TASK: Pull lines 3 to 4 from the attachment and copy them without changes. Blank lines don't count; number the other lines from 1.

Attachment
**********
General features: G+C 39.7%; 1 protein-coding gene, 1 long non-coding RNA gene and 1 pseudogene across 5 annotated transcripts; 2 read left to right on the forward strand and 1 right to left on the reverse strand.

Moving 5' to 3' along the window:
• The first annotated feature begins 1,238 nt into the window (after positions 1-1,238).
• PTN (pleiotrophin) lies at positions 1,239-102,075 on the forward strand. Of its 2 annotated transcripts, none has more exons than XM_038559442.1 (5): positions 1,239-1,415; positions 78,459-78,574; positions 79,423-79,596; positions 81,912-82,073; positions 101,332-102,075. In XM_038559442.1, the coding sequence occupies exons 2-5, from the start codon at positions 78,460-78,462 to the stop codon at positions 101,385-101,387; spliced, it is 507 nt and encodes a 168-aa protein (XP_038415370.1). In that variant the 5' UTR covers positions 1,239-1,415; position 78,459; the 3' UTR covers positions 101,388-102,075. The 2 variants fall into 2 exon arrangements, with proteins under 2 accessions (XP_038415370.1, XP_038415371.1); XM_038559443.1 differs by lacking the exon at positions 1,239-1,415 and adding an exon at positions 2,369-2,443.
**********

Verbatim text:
• The first annotated feature begins 1,238 nt into the window (after positions 1-1,238).
• PTN (pleiotrophin) lies at positions 1,239-102,075 on the forward strand. Of its 2 annotated transcripts, none has more exons than XM_038559442.1 (5): positions 1,239-1,415; positions 78,459-78,574; positions 79,423-79,596; positions 81,912-82,073; positions 101,332-102,075. In XM_038559442.1, the coding sequence occupies exons 2-5, from the start codon at positions 78,460-78,462 to the stop codon at positions 101,385-101,387; spliced, it is 507 nt and encodes a 168-aa protein (XP_038415370.1). In that variant the 5' UTR covers positions 1,239-1,415; position 78,459; the 3' UTR covers positions 101,388-102,075. The 2 variants fall into 2 exon arrangements, with proteins under 2 accessions (XP_038415370.1, XP_038415371.1); XM_038559443.1 differs by lacking the exon at positions 1,239-1,415 and adding an exon at positions 2,369-2,443.